Chapter 13

Ætherglow #250


Your next step is to see if the issue is isolated to you or if anyone else is experiencing it. You step outside your room, keeping your terminal and ÆON’s device tethered to you--it’s disconcerting enough to be cut off from the network around you, being completely alone would be unbearable.

It’s not too late to bother someone, although you’ve never done it before and it feels awkward. The nearest person would be the girl next door, 7☆. You stand before her door, wishing you could just send a message before disturbing her. Technopathically suppressing some social anxiety welling up in you, you quietly knock on her door.

You wait a minute, and wonder if you should try again. As you lift up your hand, the door slides halfway open. 7 looks out from behind it.


“Hi 7...sorry to bother you. I’m having a technical issue--”

“Oh no, it isn’t just me this time...” Covering her face, she shakes her head. “No, no, no...”

“What’s going on?”

“I don’t know. It’s happened a few times. You can’t reach the æther, right?” she says.

“That’s right.”

“I’m sorry this is affecting you too. I can’t figure out what’s causing it.”

“Maybe I can help? Put our minds together on the problem?” you say.

“Oh, sure, okay.” She lets the door open the rest of the way, sliding over with it to halfway stand behind the wall. “You can come in.”

You step inside 7’s room. It shouldn’t surprise you that it’s identical to yours, and Zeta’s, and anyone else in this building--a small space with its floors, walls, and ceiling covered by a soft purple carpet in panels separated by strips of bare metal, furnished with only the bed, desk, and closet. Yet her room is anything but a copy of yours.

The light panels around the ceiling’s edge cast a dim, magenta light on the room. The curtain is shut tight, taped shut, blocking out any sunlight. Scattered items of clothing cover the floor, leaving walkways through the narrow space. Other than uniform pieces, they are all black, like the black shirt and black and grey plaid skirt she’s wearing. She looks shorter than usual, not having either her magnetic uniform boots or her tall black boots she wears otherwise.

Her desk is half-covered by a disorganized pile of wires and little devices--with panels of knobs and switches, and ports where cables link them together--and exposed PCBs of half-dismantled devices around a stand holding a magnifier and a soldering tool. The other half is taken up by a cluster of little white tiles that glow in the strange light--mahjong, seems pretty popular but you don’t really know how to play it.

It’s what’s on the black curtain and the wall around it that catches your eye--stars, shining bright as they slide over the reflective metal and the panels between, projected by a small device sitting on her desk. Something is familiar about their motion as they spin in a circle. It’s the same rate as the colony’s rotation.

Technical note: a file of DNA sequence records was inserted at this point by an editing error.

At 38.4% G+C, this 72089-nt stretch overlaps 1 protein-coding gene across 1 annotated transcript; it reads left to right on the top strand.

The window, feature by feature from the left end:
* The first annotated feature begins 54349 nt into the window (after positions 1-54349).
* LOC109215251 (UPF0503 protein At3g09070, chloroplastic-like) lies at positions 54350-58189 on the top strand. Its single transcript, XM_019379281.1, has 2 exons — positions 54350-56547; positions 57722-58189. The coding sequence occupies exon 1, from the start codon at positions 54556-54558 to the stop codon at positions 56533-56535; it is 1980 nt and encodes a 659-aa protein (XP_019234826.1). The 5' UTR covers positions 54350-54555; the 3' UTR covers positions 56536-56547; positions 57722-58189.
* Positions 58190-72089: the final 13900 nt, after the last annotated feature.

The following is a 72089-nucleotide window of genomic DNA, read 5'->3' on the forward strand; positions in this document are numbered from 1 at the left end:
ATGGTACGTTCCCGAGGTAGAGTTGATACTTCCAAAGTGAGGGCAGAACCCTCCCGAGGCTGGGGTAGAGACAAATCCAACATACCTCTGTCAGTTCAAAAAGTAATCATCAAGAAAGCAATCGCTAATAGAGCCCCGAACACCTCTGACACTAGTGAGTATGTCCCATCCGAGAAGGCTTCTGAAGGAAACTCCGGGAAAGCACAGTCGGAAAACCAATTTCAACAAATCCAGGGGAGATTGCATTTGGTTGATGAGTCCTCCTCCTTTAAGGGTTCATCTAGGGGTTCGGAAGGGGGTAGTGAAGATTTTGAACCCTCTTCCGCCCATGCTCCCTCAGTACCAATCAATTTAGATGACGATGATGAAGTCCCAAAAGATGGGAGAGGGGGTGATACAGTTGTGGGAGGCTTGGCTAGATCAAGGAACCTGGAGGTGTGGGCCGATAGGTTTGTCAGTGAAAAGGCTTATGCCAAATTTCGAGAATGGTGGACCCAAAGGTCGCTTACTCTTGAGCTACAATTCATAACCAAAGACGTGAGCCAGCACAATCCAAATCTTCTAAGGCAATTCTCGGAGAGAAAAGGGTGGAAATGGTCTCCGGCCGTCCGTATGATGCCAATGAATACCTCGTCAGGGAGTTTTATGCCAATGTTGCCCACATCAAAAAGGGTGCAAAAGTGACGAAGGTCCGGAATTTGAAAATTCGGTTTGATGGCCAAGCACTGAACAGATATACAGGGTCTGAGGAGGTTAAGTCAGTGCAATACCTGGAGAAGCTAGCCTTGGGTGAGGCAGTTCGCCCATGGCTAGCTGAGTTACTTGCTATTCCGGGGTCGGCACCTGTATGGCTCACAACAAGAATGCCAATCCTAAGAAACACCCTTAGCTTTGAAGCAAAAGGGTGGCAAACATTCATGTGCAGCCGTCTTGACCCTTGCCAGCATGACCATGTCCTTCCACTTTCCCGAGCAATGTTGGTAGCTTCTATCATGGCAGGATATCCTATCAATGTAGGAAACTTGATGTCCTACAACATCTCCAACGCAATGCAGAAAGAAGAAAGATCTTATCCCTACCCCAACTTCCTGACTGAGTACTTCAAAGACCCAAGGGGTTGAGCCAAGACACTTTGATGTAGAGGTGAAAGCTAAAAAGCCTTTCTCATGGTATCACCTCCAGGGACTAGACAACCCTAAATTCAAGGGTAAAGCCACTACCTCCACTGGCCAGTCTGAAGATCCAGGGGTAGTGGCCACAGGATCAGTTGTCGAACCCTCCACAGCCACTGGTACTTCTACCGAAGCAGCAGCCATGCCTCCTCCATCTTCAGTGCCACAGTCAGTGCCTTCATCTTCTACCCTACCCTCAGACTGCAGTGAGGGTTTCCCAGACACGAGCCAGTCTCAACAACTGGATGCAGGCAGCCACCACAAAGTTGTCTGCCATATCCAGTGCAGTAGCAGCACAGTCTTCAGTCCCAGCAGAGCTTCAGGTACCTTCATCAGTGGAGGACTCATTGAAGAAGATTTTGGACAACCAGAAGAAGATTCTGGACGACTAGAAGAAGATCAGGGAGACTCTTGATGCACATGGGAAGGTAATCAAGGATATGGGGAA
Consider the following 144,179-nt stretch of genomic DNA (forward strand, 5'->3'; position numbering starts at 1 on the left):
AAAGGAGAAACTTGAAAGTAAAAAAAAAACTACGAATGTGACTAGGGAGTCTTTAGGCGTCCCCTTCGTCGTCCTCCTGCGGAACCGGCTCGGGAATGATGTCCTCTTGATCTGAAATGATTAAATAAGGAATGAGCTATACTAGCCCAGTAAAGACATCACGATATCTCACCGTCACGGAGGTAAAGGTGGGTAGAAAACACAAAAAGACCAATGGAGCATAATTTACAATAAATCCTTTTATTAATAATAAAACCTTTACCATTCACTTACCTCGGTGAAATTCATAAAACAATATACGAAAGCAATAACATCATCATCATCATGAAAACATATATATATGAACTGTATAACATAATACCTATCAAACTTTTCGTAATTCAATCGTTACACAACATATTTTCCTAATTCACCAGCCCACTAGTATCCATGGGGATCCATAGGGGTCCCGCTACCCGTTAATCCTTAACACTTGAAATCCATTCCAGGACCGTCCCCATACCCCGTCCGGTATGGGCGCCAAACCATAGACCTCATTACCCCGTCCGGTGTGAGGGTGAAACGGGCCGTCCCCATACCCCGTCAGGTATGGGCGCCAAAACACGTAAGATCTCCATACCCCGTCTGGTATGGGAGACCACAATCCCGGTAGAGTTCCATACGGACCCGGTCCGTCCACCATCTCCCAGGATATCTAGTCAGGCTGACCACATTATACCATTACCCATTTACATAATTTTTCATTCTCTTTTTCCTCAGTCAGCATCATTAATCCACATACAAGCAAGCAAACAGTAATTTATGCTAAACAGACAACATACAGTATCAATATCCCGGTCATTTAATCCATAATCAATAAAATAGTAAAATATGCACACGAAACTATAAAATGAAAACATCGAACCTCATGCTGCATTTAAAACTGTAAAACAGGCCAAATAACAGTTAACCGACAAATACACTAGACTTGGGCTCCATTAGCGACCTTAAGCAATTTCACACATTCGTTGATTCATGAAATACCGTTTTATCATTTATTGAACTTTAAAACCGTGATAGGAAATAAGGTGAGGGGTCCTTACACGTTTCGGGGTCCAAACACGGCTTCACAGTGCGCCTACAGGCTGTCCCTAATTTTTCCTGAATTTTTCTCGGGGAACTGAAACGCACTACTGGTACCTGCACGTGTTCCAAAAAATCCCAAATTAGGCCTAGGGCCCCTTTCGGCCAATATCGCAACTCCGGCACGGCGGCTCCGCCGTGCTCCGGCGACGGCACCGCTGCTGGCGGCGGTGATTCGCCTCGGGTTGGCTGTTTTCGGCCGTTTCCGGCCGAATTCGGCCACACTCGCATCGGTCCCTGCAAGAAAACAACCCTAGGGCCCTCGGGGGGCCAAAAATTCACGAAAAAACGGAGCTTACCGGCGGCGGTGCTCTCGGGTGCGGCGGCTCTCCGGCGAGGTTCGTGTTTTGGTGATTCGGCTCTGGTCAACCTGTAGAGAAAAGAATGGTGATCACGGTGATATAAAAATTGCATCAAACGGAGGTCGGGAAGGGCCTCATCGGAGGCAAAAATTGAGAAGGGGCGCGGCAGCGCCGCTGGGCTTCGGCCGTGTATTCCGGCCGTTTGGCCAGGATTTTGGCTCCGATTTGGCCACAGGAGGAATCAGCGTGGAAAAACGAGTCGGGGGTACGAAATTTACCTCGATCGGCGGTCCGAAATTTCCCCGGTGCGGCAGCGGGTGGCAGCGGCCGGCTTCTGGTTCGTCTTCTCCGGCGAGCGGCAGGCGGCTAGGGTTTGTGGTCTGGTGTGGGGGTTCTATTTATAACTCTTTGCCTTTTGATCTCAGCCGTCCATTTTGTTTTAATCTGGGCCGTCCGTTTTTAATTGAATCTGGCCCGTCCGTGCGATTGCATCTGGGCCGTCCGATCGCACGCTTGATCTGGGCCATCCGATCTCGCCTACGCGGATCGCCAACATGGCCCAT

You stop and consider your orientation in space. Based on the view from your window, this one must face the front of the colony. You can’t normally see the stars in that direction, because of the colony front wall. But from the look of it the display is a model of the region of space that would be visible in that direction at this time of month.

Above her desk, a lot of printed sheets cover the adjacent wall, taped in place and overlapping each other. The white points printed on the black surface shine in the light--part of it must be UV-spec. They form a large chart of a certain region of the sky. A web of markings covers them--fluorescent ink that glows under the UV light--with certain stars circled and lines drawn between them. But on the opposite wall, a similar array of printed images faces it. You recognize this pattern intimately, though it’s hard to call to mind its image surfaceside--the pattern of orthogonal constellations visible in the æther of the local server. From both walls, strands of pink string stretch from the points of certain stars--held in place by magnets--and up to points on the ceiling.

You aren’t surprised to find the ceiling also covered in a chart of prints taped in place, but this one you don’t recognize. It’s composed of the integers 0-9, circled, and linked together by a labyrinth of arrows, and other lines marked by other numbers linking them together. Certain stars on either wall connect by string to certain circled numbers. It all looks so deliberate, but none of it means anything to you.

You turn back around to 7, with the pale blue pigment of her hair shining in the strange light.

What will you say?

1) “Nice place! Stimmy light.”: 5 (33.33%)
2) “These diagrams are very interesting but what...does it mean?”: 5 (33.33%)
3) “What are you building here with these PCBs? It looks intriguing.”: 1 (6.66%)
4) “So, you like mahjong.”: 0 (0.0%)
5) “So, about the problem at hand...”: 4 (26.66%)
Expired 6 months ago (2023-10-13 07:57:59)